More women than ever are running for office in the 2018 national election. That sounds impressive, but it isn’t. Zoom out and the percentage is still low. Merely 2.6 per cent of the total candidates in the fray, for 723 national and provincial assembly constituencies, are women.
According to the electoral rolls, there are 105,955,409 voters registered for the July polls, of which 44 per cent are female.
One reason for the deluge of female candidates is Pakistan’s Elections Act 2017, passed last October. Under it, political parties are required to field women on at least five per cent of the contestable seats. Keeping that in mind, all major political parties allotted tickets to a certain number of female candidates. (58 parties did not issue tickets to a single female candidate).
Even those who did, it seems, made sure they only met the bare minimum requirement, as mandated under the law. This suggests that many of these women are not considered serious contenders, by their own political parties.
Dr Firdous Ashiq Awan
Awan was formerly the minister of information and broadcasting. She left the Pakistan Peoples Party (PPP) in 2017 to join the Pakistan Tehreek-e-Insaaf (PTI). Currently, she is the PTI candidate for NA-72 in Sialkot, Punjab.
Dr Yasmin Raashid
The doctor joined the PTI in 2010 and was fielded by the party in the 2013 election against former Prime Minister Nawaz Sharif in Lahore. She lost both the general and the subsequent by-election. Raashid is in the running again for NA-125 in Lahore, Punjab.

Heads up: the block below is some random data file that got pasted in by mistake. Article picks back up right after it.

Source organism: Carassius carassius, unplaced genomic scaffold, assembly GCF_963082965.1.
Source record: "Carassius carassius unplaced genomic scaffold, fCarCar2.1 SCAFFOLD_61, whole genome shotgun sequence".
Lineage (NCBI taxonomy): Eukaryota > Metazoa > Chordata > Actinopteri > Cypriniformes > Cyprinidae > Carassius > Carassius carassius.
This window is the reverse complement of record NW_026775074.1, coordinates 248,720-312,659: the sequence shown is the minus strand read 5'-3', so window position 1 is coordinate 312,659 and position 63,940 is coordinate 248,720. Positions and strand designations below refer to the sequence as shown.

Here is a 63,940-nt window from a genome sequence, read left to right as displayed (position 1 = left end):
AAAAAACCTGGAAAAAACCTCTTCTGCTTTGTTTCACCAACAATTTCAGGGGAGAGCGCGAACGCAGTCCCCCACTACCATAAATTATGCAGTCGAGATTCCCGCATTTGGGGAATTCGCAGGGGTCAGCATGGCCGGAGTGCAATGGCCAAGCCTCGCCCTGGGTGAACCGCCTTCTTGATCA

Ghulam Bibi Bharwana
Bharwana from an influential family in Jhang, Punjab, was first elected to the national assembly in 2002 from the Pakistan Muslim League-Q platform. She was re-elected again in 2008. In 2013, she joined the Pakistan Muslim League-Nawaz and was once again successful in securing a victory. However, last year, she gave up her parliamentary seat and in May joined the Pakistan Tehreek-e-Insaf. She is currently PTI’s candidate for NA-115 (Jhang).
Saira Afzal Tarar
The former minister of health has enjoyed a winning streak in her home constituency of Hafizabad, Punjab, since 2008. Tarar has stayed loyal to the PML-N for the last two elections and is again in the fray for NA-87.
Shezra Mansab Ali Khan
Unlike some of the previously listed names, Mansab is a new entrant to the political arena. She only stepped forward in 2015, after the death of her father Rai Mansab Ali Khan Kharal, a former state minister. She won the by-election in Nankana, Punjab, and is contesting from the same constituency on a PML-N ticket again.
A seasoned politician, Dultana was first elected on a general seat to the parliament in 1993. Since then she alternated between contesting and take up a reserved seat for women. In the past, she has also served as the minister for women development in a PML-N cabinet. She is the party’s choice for NA-164 (Vehari) in 2018.
Samina Khalid Ghurki
Gurki’s husband had been the politician in the family until very recently. A PPP loyalist, he had been contesting and winning from Lahore, Punjab, since the 90s. After he fell ill, his wife replaced him in the political battleground and was elected to the national assembly in 2008. Thereafter, while Gurki has not been successful in bagging the constituency, she is nonetheless a prominent name in the list of candidate for NA-132 (Lahore).
The sister of former president Asif Ali Zardari, is a centre stage leader in the Pakistan Peoples Party. She has been a member of the national assembly since 2008, elected on a general seat from Larkana, Sindh. The party has fielded Talpur again in NA-207 (Larkana).
Asma Arbab Alamgir
Alamgir and her husband are a political duo. Her husband was the ex-federal minister for communications, while she has served as the president of PPP’s women wing. Alamgir was first elected to the national assembly on a reserved seat from the Khyber Pakhtunkhwa province in 2008. She is currently the PPP’s choice for NA-27 (Peshawar). Her husband is also in the race.
After the 2013 polls, 60 women made it to the 342-member parliament on reserved seats. While only nine were elected on general seats, which is merely 3.3 per cent of the total house.